So, I am sure you’ve heard about Cambridge Analytica and the way that they helped Donald Trump achieve victory in the US presidential election.
Now, most of us aren’t billionaires and most of us don’t have connections like Steve Bannon. Yet, most of us would like to deliver relevant ads to people based on the values that they have been taught since they were kids. There is no need to weep. I have a partial solution that fits, even the poorest of advertisers out there. I call it “The poor mans hack to psychographic targeting”.
I won’t explain how I figured this one out more than that my dear friend Subhendu was working on a project in Indonesia and found a way to determine who had new phones in Google Analytics. A new phone indicated that the person was rich and thus you could set your website to target such traffic with a higher price point than people using old phones.
Going back to Europe, where most people are rich in comparison, and money has very little to do with what phone you have, I took this technique and tried to figure out what an old versus a new phone would say about people living in our economies.
My hypothesis was that people with a new phone were more keen on changing. They liked the new and they were willing to take a risk to get the latest. People with old phones, however, were people who weren’t willing to take a risk and weren’t willing to change, just because there was something new out there. It was, in other words, a group that didn’t like risk.
Finding Conservatives & Opportunistic people to target
In the hunt for achieving things within limited budgets, I used this hypothesis to derive two types of psychological profiles. One which was opportunistic and was willing to embrace change, and one which was conservative and didn’t want to embrace change. The opportunists liked the new, the latest and all the opportunities it would give them. The conservatives hated change and liked to feel comfort, security and embraced their habits.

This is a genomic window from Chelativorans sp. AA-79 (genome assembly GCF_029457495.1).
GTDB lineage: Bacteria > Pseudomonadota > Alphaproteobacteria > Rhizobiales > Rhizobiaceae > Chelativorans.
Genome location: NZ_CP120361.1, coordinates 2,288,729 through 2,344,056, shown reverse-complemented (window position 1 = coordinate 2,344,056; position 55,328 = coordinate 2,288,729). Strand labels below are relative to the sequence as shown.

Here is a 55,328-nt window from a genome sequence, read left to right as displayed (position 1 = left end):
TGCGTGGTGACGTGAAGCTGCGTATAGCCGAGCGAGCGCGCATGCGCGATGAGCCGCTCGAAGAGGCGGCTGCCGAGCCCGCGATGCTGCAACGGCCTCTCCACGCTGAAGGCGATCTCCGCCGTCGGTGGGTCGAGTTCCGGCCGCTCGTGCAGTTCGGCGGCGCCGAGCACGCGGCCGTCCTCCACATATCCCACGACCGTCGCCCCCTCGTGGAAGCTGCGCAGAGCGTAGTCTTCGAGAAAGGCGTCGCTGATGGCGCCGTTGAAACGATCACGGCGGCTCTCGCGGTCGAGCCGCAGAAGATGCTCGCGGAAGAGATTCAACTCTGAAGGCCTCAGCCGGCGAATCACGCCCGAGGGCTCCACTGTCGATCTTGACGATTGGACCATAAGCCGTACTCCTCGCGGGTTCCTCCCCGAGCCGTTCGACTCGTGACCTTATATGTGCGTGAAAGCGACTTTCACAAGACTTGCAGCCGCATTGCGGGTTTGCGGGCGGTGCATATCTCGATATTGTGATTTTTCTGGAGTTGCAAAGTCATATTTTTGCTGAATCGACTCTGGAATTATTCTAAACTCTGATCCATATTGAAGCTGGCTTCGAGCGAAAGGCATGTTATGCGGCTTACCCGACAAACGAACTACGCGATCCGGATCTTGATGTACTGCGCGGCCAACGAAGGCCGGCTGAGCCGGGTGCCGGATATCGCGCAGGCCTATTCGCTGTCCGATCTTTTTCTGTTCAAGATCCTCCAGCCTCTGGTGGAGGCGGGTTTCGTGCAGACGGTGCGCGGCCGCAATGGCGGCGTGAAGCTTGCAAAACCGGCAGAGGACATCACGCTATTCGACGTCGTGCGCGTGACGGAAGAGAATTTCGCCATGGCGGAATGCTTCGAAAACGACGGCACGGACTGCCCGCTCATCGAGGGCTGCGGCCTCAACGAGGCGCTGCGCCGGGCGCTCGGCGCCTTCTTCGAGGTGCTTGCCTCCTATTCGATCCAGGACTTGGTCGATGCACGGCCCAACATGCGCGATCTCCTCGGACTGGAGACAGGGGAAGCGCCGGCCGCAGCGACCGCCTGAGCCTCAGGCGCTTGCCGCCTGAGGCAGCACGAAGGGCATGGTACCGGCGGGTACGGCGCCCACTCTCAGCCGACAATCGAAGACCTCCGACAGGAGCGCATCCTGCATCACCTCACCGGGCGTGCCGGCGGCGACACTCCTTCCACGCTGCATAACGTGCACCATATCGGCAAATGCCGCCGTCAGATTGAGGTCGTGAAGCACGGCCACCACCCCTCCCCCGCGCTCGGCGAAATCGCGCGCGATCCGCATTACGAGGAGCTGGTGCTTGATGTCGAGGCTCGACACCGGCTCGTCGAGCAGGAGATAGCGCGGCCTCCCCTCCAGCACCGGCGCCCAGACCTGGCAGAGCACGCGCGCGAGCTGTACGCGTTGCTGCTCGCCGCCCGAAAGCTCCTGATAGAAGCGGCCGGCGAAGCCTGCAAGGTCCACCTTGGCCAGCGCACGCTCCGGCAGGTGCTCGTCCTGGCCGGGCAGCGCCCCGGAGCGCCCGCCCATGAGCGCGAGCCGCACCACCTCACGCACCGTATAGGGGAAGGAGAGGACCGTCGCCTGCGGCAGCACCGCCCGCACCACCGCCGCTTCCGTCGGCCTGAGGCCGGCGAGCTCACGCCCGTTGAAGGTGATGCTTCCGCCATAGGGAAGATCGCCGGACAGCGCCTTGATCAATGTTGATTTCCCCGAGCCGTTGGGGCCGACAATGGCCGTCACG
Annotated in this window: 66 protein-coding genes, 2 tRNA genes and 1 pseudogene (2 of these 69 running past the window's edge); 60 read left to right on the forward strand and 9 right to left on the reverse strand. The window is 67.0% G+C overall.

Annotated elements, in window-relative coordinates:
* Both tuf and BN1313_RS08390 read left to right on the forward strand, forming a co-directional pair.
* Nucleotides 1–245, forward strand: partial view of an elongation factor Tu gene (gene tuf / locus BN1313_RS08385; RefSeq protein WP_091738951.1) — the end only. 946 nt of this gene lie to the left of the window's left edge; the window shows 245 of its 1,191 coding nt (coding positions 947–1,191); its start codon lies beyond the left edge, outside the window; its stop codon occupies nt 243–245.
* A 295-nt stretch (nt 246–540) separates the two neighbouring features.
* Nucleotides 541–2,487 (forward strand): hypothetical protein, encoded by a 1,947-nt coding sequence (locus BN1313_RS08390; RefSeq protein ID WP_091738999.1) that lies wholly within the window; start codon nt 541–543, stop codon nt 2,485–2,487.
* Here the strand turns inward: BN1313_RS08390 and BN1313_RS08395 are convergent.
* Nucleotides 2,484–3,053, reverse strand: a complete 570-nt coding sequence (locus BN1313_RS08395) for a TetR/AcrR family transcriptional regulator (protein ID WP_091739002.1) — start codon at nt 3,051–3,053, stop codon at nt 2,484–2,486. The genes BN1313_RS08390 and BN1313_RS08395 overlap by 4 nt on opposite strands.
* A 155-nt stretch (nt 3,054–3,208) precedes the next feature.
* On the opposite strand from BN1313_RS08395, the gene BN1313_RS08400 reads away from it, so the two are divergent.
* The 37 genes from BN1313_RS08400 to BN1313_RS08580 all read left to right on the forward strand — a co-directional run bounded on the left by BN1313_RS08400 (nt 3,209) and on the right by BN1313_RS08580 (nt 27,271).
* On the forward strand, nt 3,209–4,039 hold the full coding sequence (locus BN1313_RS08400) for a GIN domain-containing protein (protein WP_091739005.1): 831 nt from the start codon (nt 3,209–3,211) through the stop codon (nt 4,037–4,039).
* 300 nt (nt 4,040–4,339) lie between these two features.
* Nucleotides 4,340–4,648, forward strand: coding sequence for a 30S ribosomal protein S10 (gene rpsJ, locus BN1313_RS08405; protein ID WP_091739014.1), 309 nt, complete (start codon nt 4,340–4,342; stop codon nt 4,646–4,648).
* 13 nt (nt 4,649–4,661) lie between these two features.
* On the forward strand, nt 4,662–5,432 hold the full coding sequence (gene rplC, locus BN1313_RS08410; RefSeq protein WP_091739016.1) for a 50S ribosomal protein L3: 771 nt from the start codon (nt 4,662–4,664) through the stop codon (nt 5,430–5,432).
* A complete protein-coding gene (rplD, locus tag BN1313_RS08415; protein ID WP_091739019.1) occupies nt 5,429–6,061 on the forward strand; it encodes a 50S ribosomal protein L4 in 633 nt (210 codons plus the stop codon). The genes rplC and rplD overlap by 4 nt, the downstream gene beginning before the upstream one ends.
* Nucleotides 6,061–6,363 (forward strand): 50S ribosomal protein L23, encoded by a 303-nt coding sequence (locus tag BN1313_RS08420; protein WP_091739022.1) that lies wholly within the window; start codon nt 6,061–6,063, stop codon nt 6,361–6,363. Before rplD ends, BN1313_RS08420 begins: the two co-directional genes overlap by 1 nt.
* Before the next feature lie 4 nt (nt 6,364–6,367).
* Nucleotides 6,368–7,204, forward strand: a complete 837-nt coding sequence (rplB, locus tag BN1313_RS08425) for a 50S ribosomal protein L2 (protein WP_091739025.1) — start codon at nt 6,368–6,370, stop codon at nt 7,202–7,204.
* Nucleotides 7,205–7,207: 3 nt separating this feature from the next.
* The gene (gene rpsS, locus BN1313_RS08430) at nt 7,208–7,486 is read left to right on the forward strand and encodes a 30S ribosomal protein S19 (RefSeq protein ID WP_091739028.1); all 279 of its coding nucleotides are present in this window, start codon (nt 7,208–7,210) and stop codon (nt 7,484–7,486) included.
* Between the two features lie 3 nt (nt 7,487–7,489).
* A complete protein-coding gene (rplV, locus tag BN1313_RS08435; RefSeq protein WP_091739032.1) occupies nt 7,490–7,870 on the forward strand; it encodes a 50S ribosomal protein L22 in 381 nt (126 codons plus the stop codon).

If I was to convert an opportunist, I knew I needed to convince them that the product I was selling was going to make them invincible, hot and socially attractive. To convert conservatives, on the other hand, I understood that I needed to make them feel safe, secure and that the thing they changed to, would be frictionless and with full support.
From this hypothesis I created two sets of copy. One which was conservative and one which was opportunistic. Based on the values and the motivations I believed the two groups would have.
I put my hypothesis to the test in three different verticals.
Unsurprisingly enough, I found that I experienced little to no change in the conversion rates for the opportunistic group. At least not statistically significant to the change in copy. I explained this by noticing that we have always been writing copy for this group.
For the conservative group however, we experienced a surge in conversion rates. Unprecedented by all other experiments we had run. When analyzing why, we understood that this was the group who had never had an ad written to them in their whole life. Except, for perhaps, safety products.
I haven’t tried this in more than the three verticals I have had the opportunity to do so, but I suggest that you try it out.
This is how to do it the simplest way:
- Create a custom audience in Facebook based on customer emails you have lost, or based on the emails you have collected in some sort of lead page campaign or newsletter campaign – ie. create a custom audience of emails you don’t have a billing relationship with today (check if legal to do this before proceeding)
- Create a lookalike audience based on your custom audience
- Segment your lookalike audience based on what model of mobile they use and based on operating system (this can be done through ads manager)
- Target old mobiles (iphone 5s and earlier) with conservative copy and target later mobiles with opportunistic copy
- Create two different landing pages for the two different target groups
- Press play and watch your conversion rates 🙂
That’s the poor man’s version of psychographic targeting.